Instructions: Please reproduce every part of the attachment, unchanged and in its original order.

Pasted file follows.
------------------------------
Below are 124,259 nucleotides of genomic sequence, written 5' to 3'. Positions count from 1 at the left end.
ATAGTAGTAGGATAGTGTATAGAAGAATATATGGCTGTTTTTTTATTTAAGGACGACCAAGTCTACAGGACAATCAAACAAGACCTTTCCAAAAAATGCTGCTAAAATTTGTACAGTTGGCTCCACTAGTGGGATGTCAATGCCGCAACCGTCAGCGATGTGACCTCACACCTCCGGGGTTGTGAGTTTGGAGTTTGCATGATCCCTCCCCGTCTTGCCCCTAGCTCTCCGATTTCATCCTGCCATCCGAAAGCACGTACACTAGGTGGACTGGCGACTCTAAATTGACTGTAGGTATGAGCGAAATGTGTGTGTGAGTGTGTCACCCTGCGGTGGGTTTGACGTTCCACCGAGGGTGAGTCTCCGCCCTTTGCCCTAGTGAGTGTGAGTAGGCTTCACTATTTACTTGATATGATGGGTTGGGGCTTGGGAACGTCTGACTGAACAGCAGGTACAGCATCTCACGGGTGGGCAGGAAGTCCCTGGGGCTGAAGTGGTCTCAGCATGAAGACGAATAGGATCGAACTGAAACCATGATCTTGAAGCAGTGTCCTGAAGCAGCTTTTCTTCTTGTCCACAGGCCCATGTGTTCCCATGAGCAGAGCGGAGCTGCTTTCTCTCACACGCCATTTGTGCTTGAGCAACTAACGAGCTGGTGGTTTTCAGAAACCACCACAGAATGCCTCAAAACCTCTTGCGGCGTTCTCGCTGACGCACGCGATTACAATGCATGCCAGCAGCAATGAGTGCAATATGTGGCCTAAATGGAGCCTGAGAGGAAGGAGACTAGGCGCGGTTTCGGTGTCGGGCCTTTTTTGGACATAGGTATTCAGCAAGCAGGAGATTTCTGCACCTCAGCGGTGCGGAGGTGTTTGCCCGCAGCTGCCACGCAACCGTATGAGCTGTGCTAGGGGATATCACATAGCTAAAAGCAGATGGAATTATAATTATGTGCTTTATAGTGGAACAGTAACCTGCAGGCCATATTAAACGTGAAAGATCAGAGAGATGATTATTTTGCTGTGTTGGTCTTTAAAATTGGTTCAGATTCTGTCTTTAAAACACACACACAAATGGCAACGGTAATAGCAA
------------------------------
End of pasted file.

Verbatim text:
Below are 124,259 nucleotides of genomic sequence, written 5' to 3'. Positions count from 1 at the left end.
ATAGTAGTAGGATAGTGTATAGAAGAATATATGGCTGTTTTTTTATTTAAGGACGACCAAGTCTACAGGACAATCAAACAAGACCTTTCCAAAAAATGCTGCTAAAATTTGTACAGTTGGCTCCACTAGTGGGATGTCAATGCCGCAACCGTCAGCGATGTGACCTCACACCTCCGGGGTTGTGAGTTTGGAGTTTGCATGATCCCTCCCCGTCTTGCCCCTAGCTCTCCGATTTCATCCTGCCATCCGAAAGCACGTACACTAGGTGGACTGGCGACTCTAAATTGACTGTAGGTATGAGCGAAATGTGTGTGTGAGTGTGTCACCCTGCGGTGGGTTTGACGTTCCACCGAGGGTGAGTCTCCGCCCTTTGCCCTAGTGAGTGTGAGTAGGCTTCACTATTTACTTGATATGATGGGTTGGGGCTTGGGAACGTCTGACTGAACAGCAGGTACAGCATCTCACGGGTGGGCAGGAAGTCCCTGGGGCTGAAGTGGTCTCAGCATGAAGACGAATAGGATCGAACTGAAACCATGATCTTGAAGCAGTGTCCTGAAGCAGCTTTTCTTCTTGTCCACAGGCCCATGTGTTCCCATGAGCAGAGCGGAGCTGCTTTCTCTCACACGCCATTTGTGCTTGAGCAACTAACGAGCTGGTGGTTTTCAGAAACCACCACAGAATGCCTCAAAACCTCTTGCGGCGTTCTCGCTGACGCACGCGATTACAATGCATGCCAGCAGCAATGAGTGCAATATGTGGCCTAAATGGAGCCTGAGAGGAAGGAGACTAGGCGCGGTTTCGGTGTCGGGCCTTTTTTGGACATAGGTATTCAGCAAGCAGGAGATTTCTGCACCTCAGCGGTGCGGAGGTGTTTGCCCGCAGCTGCCACGCAACCGTATGAGCTGTGCTAGGGGATATCACATAGCTAAAAGCAGATGGAATTATAATTATGTGCTTTATAGTGGAACAGTAACCTGCAGGCCATATTAAACGTGAAAGATCAGAGAGATGATTATTTTGCTGTGTTGGTCTTTAAAATTGGTTCAGATTCTGTCTTTAAAACACACACACAAATGGCAACGGTAATAGCAA